Communities coping with risks: Household water choice and environmental health in the Ethiopian Rift Valley
Resource-constrained households are often forced to make complex tradeoffs across multiple environmental health risks. In the Ethiopian Rift Valley, households face tradeoffs between relatively plentiful but fluoride-contaminated groundwater sources and seasonally-variable surface water sources having greater bacteriological risks. We assess factors influencing household water choice in this setting of varied environmental health risks. We analyze behaviors using mixed methods with qualitative and quantitative data that shed light on the relative importance of water quality and other factors, and place this behavior within households’ community context. The paper thereby contributes to a wider view of the factors that restrict or promote household balancing of environmental risks. We find that social factors, as measured by survey measures of trust, play a role in household water sourcing behavior and the mitigation of risk. The large seasonal variation in fluoride levels observed in some households’ stored drinking water also points to prioritization of convenience (use of surface water sources) during the rainy season, despite these sources’ significant microbial risks. Understanding the combined environmental and social factors can better inform policy interventions in household water quality.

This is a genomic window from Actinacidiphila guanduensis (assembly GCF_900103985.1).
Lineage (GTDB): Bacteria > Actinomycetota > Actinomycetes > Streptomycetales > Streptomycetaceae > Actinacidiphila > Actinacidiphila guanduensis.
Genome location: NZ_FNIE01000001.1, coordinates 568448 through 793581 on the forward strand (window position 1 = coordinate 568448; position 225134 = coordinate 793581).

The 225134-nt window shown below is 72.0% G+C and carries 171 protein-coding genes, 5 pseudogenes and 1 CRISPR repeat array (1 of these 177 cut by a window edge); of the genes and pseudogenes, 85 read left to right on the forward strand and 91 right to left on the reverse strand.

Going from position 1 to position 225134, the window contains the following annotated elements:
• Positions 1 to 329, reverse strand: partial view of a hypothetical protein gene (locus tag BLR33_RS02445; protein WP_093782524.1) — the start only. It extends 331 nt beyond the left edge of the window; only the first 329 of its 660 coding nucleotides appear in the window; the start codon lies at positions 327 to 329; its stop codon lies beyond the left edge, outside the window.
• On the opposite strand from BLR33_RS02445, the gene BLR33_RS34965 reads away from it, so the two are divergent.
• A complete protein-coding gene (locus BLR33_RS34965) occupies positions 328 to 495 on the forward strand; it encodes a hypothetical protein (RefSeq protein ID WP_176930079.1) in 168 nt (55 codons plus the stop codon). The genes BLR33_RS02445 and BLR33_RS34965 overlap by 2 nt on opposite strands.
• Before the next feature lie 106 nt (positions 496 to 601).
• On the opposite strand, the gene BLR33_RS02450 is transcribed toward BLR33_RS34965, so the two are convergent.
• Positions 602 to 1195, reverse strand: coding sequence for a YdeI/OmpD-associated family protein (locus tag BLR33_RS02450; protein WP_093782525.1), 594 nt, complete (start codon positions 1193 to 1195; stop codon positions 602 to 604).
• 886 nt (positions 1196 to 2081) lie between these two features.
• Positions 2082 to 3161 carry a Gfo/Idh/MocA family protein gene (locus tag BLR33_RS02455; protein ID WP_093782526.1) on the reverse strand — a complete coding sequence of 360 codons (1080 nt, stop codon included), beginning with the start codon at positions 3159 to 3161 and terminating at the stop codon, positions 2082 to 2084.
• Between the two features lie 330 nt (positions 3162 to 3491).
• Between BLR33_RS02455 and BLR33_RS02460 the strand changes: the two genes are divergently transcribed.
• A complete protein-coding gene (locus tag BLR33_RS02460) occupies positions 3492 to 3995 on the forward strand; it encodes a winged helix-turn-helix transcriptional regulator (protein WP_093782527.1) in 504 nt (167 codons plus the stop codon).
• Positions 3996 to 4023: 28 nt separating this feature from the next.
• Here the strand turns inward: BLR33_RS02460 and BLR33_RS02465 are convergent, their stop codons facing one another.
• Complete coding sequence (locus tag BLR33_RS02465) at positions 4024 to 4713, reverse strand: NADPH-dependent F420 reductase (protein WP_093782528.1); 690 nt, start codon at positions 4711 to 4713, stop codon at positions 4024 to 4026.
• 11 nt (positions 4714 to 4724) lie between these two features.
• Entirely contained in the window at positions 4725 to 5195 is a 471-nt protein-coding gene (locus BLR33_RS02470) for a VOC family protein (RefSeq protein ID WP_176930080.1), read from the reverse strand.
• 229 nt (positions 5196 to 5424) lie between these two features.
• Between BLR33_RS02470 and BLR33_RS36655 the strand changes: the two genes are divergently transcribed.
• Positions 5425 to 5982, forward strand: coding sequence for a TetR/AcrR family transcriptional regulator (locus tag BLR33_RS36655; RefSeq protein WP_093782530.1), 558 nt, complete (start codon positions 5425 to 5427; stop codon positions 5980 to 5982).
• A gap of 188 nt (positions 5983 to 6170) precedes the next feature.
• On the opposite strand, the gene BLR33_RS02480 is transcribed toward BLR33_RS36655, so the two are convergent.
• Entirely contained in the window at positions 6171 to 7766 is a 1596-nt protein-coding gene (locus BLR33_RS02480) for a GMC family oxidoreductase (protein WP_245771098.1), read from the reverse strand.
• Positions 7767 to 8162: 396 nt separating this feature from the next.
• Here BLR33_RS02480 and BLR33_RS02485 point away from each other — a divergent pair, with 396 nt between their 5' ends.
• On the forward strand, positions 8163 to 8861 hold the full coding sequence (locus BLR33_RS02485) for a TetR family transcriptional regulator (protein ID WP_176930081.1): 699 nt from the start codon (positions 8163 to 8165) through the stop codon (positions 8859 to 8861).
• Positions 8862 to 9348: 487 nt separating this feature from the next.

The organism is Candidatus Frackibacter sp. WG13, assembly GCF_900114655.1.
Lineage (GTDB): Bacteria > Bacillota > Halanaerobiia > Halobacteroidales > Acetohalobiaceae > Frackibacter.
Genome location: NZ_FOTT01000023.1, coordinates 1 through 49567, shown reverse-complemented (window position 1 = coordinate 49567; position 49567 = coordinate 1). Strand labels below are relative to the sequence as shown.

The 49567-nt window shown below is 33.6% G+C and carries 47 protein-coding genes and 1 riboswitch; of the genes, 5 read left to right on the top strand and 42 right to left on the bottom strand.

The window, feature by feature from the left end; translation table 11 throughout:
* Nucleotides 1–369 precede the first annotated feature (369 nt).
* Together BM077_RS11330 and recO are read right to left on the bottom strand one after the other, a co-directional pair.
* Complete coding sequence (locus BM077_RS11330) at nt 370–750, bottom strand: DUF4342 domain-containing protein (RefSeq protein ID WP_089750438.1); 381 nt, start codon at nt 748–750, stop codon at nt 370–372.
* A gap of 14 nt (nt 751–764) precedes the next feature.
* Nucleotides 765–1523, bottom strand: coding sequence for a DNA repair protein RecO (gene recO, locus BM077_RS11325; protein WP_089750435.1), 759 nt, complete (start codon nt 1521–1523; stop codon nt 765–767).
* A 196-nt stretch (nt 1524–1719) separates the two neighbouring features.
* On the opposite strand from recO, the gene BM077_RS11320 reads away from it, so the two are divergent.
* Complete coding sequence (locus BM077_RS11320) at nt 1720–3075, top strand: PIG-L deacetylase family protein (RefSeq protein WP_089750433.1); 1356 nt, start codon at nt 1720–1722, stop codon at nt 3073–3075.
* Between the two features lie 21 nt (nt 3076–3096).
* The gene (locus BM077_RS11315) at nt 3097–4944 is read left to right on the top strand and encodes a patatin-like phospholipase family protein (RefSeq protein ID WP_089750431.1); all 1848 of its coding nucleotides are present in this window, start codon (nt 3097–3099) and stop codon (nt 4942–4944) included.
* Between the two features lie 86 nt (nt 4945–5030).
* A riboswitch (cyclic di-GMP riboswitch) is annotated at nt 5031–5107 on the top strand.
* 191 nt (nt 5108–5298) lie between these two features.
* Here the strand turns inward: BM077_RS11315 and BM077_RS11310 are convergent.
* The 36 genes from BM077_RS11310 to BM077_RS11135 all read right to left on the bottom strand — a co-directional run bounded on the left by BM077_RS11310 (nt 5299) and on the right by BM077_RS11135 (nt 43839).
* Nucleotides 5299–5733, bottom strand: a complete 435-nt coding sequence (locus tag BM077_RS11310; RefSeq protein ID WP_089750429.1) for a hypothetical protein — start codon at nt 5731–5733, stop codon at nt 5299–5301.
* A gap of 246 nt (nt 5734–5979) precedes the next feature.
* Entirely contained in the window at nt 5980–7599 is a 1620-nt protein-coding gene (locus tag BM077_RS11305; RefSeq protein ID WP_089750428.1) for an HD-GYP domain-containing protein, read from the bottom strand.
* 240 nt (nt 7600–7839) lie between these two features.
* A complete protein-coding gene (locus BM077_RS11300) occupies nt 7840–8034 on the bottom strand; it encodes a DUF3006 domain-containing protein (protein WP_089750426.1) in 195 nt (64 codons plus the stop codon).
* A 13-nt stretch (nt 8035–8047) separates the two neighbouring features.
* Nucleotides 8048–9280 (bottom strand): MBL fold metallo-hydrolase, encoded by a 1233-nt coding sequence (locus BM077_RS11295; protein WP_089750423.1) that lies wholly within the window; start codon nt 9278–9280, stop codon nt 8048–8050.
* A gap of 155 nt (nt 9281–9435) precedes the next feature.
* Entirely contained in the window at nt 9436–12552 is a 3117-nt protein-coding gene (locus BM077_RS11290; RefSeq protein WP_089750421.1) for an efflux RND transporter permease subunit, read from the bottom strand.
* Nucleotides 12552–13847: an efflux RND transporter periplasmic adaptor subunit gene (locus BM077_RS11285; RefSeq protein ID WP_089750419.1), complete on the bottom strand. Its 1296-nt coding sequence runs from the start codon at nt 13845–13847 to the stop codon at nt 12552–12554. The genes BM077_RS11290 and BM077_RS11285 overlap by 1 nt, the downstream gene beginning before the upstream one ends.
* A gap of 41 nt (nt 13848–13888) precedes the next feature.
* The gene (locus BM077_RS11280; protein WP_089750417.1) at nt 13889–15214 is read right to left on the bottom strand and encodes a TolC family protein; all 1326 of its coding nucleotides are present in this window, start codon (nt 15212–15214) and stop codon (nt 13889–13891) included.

Paul, CJ; Jeuland, MA; Godebo, TR; Weinthal, E
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